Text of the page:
In a first for Australian streaming media companies, subscription video-on-demand service Stan has produced the first Australian-made content for local audiences, in the police procedural comedy TV series No Activity.
Taking a cue from the successful model of content creation of streaming media giant Netflix – which has produced original series like Bloodline, House of Cards and Orange Is the New Black – Stan is the first Australian SVOD to create locally-made original content.
Taking an irreverent stick to the familiar and now cliché-ridden genre, the folks behind the series have created a cops-and-crims comedy full of laughs, awkward banter and plenty of Aussie charm.
The scene is a familiar one: two police detectives on a stakeout, bored and engaging each another with awkward conversation and light-hearted barbs, discussing the minutiae of their job and its bearing on humanity and the impact they like to think they have on their world; they even find time to deconstruct the odd partnership or two, romantic or otherwise.
Repeat this formula with an accompanying two criminals waiting for a ‘delivery’ to come through, plus two other police officers at central dispatch as they wax lyrical about life and handle the odd call from the field, and you have simple laughs and likable characters aplenty.
Created by Patrick Brammall (The Moodys, Upper Middle Bogan and Glitch) and Trent O’Donnell (director of The Moodys, New Girl and Woodley), the series stars Brammall and Darren Gilshenan as our police detectives of mismatched chemistry, metaphorically trapped on what feels like a Groundhog Day stake out.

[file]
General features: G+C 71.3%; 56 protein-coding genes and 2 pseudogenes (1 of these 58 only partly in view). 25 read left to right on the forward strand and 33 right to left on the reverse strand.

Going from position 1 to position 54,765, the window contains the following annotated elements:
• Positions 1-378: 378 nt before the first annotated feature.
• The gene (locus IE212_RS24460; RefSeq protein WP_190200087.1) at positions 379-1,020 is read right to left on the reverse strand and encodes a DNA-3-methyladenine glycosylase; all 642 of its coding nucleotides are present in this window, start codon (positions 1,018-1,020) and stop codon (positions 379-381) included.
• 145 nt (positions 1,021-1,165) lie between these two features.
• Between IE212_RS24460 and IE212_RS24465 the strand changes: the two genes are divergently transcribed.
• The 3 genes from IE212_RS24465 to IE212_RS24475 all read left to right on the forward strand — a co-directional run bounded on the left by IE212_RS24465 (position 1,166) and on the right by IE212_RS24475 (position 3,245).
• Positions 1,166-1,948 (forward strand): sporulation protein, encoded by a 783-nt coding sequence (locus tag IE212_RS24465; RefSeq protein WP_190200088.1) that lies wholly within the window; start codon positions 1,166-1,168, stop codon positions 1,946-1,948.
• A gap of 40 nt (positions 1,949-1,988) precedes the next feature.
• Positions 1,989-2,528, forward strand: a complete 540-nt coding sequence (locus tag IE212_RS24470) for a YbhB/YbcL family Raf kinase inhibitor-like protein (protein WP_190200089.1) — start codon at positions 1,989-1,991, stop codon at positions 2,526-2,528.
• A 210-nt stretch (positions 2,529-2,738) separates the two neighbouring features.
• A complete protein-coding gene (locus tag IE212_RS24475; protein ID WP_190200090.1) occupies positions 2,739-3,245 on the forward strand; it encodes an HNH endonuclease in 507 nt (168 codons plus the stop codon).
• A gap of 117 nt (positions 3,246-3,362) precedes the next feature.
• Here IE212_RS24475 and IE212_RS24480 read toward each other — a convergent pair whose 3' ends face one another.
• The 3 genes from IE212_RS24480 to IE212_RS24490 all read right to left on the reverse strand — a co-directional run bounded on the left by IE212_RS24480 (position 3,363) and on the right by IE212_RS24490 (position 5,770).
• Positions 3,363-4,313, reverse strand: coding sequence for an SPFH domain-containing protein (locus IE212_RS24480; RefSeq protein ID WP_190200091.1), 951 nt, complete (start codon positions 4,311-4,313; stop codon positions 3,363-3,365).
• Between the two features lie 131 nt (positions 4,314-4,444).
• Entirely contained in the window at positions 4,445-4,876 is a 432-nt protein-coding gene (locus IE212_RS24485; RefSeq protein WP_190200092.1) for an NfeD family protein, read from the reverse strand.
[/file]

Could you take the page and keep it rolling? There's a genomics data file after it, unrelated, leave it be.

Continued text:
They kill the hours of boredom with mindless banter that morphs into ironically insightful observations about life and relationships, throwing in the occasional awkward anecdote as they go.
Our criminal anti-masterminds are played by Dan Wiley and David Field, reuniting on screen in roles similar to those they shared in the Andrew Dominik cult hit Chopper. A highlight of their conversation sees the two workshopping their ‘criminal’ facades, coaching each other in the same way a director would instruct an actor.
Australian comedy luminary Sam Simmons also steps in as a bald-headed crim; his character coming closer to an affable fridge repairman with a handgun than the formidable gangster he thinks he is.
The rest of the cast includes a host of well-known faces from Australian TV and cinema, including eminently watchable Genevieve Morris, the flawless Kat Stewart, the enviously skilled Harriet Dyer and charmingly Aussie Tim Minchin – who took a break from directing the DreamWorks Animation creation Larrikins to lend his comedy chops to the role of an eager dockyard security guard. American New Girl star Jake Johnson also makes an appearance.
The dialogue and humour runs the gamut from dry and sparkling, to rough and lowbrow. Judge them not for the latter, as the net needs to be cast wide to trawl the eyeballs required to obtain a payoff from the risky endeavour of producing new Australian television.
While it seems slow in tempo, the pace is actually swift, with characters dwelling briefly on any one sentiment before taking mental leaps to the next – pay attention, lest you miss the laughs.
No Activity is an exciting first crack at what will hopefully become a firm model for Australian entertainment; with enough laughs, pathos and surprises to see you binge-watching the entire first season.
The full season of No Activity is available from October 22 on Stan.